Bob Berman is the longtime science editor of the Old Farmer’s Almanac, and contributing editor of Astronomy magazine, formerly with Discover from 1989 to 2006. He produces and narrates the weekly Strange Universe segment on WAMC Northeast Public Radio, heard in eight states, and has been a guest on such TV shows as Late Night with David Letterman. He taught physics and astronomy at New York's Marymount College in the 1990s, and is the author of eight popular books. His newest is Zoom: How Everything Moves (2014, Little Brown).
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Additional Information

Publisher
BenBella Books, Inc.
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Published on
May 3, 2016
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Pages
224
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ISBN
9781942952220
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Language
English
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Genres
Body, Mind & Spirit / New Thought
Philosophy / Metaphysics
Science / Philosophy & Social Aspects
Science / Time
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Content Protection
This content is DRM protected.
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Robert Lanza is one of the most respected scientists in the world—a US News & World Report cover story called him a “genius” and a “renegade thinker,” even likening him to Einstein. Lanza has teamed with Bob Berman, the most widely read astronomer in the world, to produce Biocentrism, a revolutionary new view of the universe.

Every now and then a simple yet radical idea shakes the very foundations of knowledge. The startling discovery that the world was not flat challenged and ultimately changed the way people perceived themselves and their relationship with the world. For most humans of the 15th century, the notion of Earth as ball of rock was nonsense. The whole of Western, natural philosophy is undergoing a sea change again, increasingly being forced upon us by the experimental findings of quantum theory, and at the same time, towards doubt and uncertainty in the physical explanations of the universe’s genesis and structure. Biocentrism completes this shift in worldview, turning the planet upside down again with the revolutionary view that life creates the universe instead of the other way around.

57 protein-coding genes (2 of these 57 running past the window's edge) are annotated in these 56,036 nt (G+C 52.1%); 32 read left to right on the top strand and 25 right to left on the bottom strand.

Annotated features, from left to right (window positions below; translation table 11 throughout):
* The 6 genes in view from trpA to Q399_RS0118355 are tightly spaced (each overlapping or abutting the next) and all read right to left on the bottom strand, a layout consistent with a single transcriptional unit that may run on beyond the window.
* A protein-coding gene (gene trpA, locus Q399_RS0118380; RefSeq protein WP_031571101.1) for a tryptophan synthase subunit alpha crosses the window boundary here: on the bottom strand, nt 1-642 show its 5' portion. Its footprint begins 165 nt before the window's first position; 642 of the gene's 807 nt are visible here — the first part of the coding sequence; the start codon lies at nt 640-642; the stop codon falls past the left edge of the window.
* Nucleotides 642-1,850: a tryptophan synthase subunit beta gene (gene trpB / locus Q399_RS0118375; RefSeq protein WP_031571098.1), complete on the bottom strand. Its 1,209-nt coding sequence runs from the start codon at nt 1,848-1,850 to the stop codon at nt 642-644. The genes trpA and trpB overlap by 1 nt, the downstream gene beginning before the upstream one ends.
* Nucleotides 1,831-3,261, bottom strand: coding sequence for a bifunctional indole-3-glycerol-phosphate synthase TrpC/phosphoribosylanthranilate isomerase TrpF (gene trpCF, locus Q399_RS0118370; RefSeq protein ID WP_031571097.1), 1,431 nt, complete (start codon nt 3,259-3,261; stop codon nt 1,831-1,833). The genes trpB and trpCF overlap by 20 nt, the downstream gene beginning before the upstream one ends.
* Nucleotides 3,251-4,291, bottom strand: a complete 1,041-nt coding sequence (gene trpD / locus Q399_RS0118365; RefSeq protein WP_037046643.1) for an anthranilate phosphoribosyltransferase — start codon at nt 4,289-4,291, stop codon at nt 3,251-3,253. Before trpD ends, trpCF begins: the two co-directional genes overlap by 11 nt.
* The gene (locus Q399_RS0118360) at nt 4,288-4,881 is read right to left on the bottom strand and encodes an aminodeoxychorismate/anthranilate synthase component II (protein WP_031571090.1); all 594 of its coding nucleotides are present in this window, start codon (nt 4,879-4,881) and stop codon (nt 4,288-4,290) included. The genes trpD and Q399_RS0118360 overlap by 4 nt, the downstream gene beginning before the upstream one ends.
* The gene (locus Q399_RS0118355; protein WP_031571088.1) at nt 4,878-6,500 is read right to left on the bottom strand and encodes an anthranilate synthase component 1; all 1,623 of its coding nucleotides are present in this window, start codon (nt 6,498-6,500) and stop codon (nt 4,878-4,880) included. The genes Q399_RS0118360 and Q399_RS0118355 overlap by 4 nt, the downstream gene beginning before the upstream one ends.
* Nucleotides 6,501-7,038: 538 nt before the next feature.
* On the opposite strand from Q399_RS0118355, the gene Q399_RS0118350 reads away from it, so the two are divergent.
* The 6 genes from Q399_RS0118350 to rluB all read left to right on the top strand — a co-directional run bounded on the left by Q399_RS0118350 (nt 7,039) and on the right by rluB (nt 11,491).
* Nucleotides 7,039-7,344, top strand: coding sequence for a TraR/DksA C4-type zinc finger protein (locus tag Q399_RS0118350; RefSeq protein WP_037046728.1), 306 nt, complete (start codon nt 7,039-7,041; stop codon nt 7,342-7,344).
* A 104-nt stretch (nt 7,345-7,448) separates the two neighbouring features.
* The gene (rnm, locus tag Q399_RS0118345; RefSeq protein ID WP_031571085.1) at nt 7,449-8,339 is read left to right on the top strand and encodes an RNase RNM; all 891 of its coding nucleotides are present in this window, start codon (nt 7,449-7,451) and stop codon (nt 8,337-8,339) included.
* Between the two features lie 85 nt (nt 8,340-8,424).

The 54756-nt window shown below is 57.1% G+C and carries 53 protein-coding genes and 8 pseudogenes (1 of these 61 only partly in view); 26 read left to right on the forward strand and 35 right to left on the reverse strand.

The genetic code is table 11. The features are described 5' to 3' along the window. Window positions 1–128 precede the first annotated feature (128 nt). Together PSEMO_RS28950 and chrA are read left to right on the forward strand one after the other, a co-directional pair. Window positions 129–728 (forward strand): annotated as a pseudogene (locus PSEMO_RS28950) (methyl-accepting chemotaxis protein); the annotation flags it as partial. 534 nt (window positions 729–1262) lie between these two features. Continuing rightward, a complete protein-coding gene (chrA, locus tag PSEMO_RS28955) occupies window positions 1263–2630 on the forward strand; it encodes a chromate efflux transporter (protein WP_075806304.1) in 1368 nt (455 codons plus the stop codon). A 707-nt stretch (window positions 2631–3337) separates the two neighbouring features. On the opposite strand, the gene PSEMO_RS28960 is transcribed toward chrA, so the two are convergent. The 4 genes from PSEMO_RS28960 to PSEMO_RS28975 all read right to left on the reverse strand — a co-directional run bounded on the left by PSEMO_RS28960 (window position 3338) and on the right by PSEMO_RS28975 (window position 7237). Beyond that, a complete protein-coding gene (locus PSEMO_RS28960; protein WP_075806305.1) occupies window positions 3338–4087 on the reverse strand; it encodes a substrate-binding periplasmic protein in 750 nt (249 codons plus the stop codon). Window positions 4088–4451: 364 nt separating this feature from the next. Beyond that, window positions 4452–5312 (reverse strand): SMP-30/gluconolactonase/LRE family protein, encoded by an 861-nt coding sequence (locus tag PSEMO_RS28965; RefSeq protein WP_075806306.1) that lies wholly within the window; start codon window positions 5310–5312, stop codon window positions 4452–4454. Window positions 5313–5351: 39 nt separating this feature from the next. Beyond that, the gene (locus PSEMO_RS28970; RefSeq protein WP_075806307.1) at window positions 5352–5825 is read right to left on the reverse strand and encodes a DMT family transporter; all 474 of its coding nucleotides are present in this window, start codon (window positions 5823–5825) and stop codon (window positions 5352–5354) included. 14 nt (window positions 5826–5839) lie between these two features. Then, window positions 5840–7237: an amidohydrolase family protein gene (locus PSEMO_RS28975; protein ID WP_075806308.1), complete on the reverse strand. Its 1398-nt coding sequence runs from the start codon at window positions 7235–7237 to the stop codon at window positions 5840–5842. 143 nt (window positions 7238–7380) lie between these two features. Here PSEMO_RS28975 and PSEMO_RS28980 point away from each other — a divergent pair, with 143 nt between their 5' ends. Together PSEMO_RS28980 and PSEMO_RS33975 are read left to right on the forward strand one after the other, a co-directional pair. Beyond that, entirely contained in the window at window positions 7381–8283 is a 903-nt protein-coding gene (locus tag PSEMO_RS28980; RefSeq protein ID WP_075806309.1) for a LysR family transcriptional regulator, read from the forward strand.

In this paradigm, life is not an accidental byproduct of the laws of physics. Biocentrism takes the reader on a seemingly improbable but ultimately inescapable journey through a foreign universe—our own—from the viewpoints of an acclaimed biologist and a leading astronomer. Switching perspective from physics to biology unlocks the cages in which Western science has unwittingly managed to confine itself. Biocentrism will shatter the reader’s ideas of life—time and space, and even death. At the same time it will release us from the dull worldview of life being merely the activity of an admixture of carbon and a few other elements; it suggests the exhilarating possibility that life is fundamentally immortal.

The 21st century is predicted to be the Century of Biology, a shift from the previous century dominated by physics. It seems fitting, then, to begin the century by turning the universe outside-in and unifying the foundations of science with a simple idea discovered by one of the leading life-scientists of our age. Biocentrism awakens in readers a new sense of possibility, and is full of so many shocking new perspectives that the reader will never see reality the same way again.